Let me know if you’ve experienced this: You go out with an acquaintance/friend/someone, you spend some time around them and you leave telling yourself: “Wow, they have so much wrong them, it explodes onto me when I’m around them,” “They need to work on themselves, because they always bring the mood down,” or maybe even “Spending time with them is always draining”?
Whether it comes from a judgmental place, or becoming more aware of those you allow around you, you can be honest here, we’ve all felt that at one time or another.
Much to my surprise, and delight, I recently experienced the opposite.
I recently started on an epic journey! Touring New Zealand relying on wits, the generosity of people and the grace of God. So far it’s taken me from one suburb of Auckland to another. My journey of 1,000 miles began with a 15 min drive to a new house down the road!
On this journey, I’ve been praying for some things:
1. For peace and protection while I travel around. These are generally nice things to pray for.
2. For people to travel with. I’ve traveled to about 20 countries, let me tell you, the best memories come when you have people by your side.
3. To be open to life changing and big conversations. I don’t want to shy away from those who want to have conversations about faith, death, sexuality, family, or whatever is on their mind. Strangers can make great conversationists and you never know when a conversation can change you.
Recently on this journey, I met another traveler willing to take a chance on getting in a car with a stranger. Together, we hiked, toured some cities, and drank wine on an island. It was a good way to start my road trip.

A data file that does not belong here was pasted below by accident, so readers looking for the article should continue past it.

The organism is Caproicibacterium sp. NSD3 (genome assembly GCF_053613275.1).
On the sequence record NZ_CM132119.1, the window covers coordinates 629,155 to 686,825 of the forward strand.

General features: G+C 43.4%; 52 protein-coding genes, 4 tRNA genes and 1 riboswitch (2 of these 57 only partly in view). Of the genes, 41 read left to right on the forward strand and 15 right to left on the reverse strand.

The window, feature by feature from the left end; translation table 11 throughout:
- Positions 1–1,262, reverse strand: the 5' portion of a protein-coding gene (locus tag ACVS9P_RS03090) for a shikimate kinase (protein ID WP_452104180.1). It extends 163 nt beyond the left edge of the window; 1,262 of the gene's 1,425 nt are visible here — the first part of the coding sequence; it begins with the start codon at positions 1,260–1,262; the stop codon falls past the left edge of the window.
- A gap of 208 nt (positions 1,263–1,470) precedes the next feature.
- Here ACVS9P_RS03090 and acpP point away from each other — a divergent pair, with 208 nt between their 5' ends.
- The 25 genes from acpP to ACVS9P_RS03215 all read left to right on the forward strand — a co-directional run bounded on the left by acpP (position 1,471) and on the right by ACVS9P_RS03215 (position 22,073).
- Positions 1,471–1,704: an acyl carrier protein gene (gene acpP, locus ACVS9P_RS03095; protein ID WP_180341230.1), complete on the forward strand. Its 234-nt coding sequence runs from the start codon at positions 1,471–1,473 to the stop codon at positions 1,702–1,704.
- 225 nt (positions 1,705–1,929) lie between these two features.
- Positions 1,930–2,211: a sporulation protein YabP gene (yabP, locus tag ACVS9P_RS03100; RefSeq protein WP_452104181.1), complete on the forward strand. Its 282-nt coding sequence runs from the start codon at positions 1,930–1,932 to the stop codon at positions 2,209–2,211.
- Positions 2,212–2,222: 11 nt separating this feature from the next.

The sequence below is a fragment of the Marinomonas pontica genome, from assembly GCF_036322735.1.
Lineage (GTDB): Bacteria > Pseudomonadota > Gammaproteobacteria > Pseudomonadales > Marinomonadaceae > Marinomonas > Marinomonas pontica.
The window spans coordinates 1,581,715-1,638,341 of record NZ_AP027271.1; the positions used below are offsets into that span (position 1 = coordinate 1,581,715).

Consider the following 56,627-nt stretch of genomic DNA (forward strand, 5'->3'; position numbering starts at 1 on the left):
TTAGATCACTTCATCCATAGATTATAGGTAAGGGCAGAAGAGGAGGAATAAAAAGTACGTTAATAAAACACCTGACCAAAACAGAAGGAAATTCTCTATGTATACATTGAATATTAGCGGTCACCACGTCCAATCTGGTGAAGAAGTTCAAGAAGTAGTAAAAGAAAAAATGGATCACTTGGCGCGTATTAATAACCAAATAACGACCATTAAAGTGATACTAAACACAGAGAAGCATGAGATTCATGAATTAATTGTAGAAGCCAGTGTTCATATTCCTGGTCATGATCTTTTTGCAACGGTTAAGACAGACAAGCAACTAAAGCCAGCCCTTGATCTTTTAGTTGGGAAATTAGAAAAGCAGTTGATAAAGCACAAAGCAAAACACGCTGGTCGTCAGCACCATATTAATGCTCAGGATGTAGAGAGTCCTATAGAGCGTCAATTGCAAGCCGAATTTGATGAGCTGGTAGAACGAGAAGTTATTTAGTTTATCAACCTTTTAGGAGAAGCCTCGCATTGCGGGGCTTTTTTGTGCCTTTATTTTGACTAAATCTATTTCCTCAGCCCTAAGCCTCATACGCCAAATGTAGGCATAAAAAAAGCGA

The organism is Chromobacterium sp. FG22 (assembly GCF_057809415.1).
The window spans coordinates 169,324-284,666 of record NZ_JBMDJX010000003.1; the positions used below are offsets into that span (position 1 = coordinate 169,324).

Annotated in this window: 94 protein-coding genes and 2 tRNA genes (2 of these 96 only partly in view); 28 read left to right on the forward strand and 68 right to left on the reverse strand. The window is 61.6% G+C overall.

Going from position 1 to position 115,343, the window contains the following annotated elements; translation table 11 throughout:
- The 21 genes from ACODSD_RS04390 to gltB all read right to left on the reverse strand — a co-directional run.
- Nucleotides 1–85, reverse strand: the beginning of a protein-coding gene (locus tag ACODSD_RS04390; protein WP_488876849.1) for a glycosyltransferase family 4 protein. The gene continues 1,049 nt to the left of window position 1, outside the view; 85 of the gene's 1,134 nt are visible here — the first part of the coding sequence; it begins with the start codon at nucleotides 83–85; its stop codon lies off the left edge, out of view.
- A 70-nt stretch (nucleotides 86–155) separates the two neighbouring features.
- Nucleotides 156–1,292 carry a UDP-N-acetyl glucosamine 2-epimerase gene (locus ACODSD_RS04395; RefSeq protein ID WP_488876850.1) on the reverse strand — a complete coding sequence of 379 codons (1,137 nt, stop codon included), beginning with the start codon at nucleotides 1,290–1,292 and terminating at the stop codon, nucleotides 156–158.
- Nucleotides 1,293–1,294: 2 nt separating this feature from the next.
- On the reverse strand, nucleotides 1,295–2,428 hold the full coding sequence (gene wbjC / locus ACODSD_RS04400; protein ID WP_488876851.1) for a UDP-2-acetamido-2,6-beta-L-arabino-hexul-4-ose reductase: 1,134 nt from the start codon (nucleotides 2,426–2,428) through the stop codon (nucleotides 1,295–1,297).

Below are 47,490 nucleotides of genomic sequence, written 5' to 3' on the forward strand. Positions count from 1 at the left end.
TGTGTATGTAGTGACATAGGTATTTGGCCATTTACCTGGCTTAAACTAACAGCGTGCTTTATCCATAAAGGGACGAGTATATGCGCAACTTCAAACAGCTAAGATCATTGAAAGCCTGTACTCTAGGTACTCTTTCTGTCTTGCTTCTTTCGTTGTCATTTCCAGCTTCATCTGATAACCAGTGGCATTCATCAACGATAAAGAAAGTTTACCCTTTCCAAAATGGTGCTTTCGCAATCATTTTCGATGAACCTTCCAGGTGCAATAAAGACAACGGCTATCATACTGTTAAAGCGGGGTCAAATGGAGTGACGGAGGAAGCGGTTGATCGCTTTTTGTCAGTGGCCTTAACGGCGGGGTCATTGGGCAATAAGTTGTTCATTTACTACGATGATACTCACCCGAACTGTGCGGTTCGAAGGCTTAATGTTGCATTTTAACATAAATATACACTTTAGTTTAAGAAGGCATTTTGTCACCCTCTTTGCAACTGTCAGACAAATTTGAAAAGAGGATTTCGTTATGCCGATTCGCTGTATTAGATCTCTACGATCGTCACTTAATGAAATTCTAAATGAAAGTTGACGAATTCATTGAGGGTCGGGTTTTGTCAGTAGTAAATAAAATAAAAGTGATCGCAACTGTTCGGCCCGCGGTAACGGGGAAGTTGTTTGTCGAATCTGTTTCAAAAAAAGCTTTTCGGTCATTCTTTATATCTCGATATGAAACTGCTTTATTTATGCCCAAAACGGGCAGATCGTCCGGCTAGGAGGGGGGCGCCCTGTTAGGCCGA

Before the traveler joined me, I mentioned to them. “Naturally, I’m an introvert. So, there may be times when I just need to be alone or walk away from everything and just recharge in my room. Take the time to do whatever you’d like. Don’t feel bad that I want to be away from you, it’s not you, I just appreciate my solitude.
They admitted they felt the same and would also let me know when they needed to be reading a book in a corner or walk to the nearest cafe to sit alone. It was a great conversation, we made our boundaries and desires known, and we were on our way
Side note #1: learn to set boundaries in your life. Set them with friends, family, and strangers. Hold to them. It’s worth it. Also, respect others’ boundaries.
After spending quite a bit of time with this individual, I noticed something. I didn’t feel the need to escape to the safety of my solitude. My time alone often includes my exploring the distant corners and thoughts of my mind. Yet, around this person, I was ever present.
Toward the end of the time I spent with them, I had a moment where I felt healthy. I was not drained by this time with spent around a stranger. I wasn’t seeking asylum under the covers in the arms of my bed. I was happy to simply exist where I was. It felt healthy.
Funny that I felt “healthy” because previous to this moment, I didn’t feel sick.
Side note #2: I think sometimes we get so used to being sick/in pain/tired we forget what healthiness looks like in specific situations of our life. It’s common for me not to realize I’m experiencing normal human things. (I say ‘human’ as if i’m not one.) Nevertheless, at the end of my days, you can often hear me ask myself, “Did I eat today?” Hunger is a human feeling that can often slip my mind.
Pain, on the other hand, that is hard to go unnoticed. Despite how commonly I’ve experienced it in my life, each ounce of it is an uncomfortable gut wrench that is both unfamiliar and familiar at the same time, each time. Yet despite this discomfort, we make pain comfortable and sit in it. Why do we endure? well, that’s a post for a different day